Recently in 8th grade science, I used the See, Think, Wonder lesson which lends itself to a nice inquiry lesson. I use this lesson as a launch to better understand the Law of Conservation of Matter. Students are given steel wool, a beaker, vinegar, a balloon, and a triple-beam, balance. Steel wool is soaked in vinegar to remove to varnish layer exposing the iron to allow it to rust. They put a balloon on the beaker to make it a closed system and find the mass. As the balloon begins to rust, they notice that the balloon gets sucked into the beaker as the oxygen in the air gets converted to iron oxide. All the while, the mass of the system does not change. Students are asked to discuss and write their observations and what they think is happening. Often with a little guidance, by showing them the chemcal equation, 4 Fe + 3 O2 --> 2Fe2O3, students begin to realize that the atoms are "just changing dance partners" in htis chemical reaction. The same amount of atoms that go into the reaction, come out of the reaction, thus the total mass stays the same.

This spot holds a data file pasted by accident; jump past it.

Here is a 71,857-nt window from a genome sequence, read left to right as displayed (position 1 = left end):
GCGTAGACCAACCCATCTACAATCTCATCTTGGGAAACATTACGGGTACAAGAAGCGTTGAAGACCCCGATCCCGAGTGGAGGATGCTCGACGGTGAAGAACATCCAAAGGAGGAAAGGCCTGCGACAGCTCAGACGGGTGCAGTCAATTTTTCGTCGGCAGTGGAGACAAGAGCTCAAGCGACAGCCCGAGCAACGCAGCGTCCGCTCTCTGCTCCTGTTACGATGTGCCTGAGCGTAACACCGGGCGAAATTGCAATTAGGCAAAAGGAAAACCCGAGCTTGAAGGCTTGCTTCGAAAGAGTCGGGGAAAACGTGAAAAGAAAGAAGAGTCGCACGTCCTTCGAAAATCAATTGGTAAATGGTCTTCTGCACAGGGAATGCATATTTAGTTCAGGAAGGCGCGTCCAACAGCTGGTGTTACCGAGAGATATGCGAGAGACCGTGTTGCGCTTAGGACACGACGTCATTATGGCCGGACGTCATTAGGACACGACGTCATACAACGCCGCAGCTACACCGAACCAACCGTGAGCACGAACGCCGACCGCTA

I find that guided inquiry works well keeping with a pacing guide and the myriad of mandated testing. I save full inquiry for the end of the yearwhere students can take their time and make decisions what they want to research. Seventh graders will do thier science fair and 8th graders will build water bottle rockets.
In my inquiry group's last discussion, we talked about next steps with blended learning. We will look at some different example of what blended learning can look like and what research supports the benefits of using blended learning.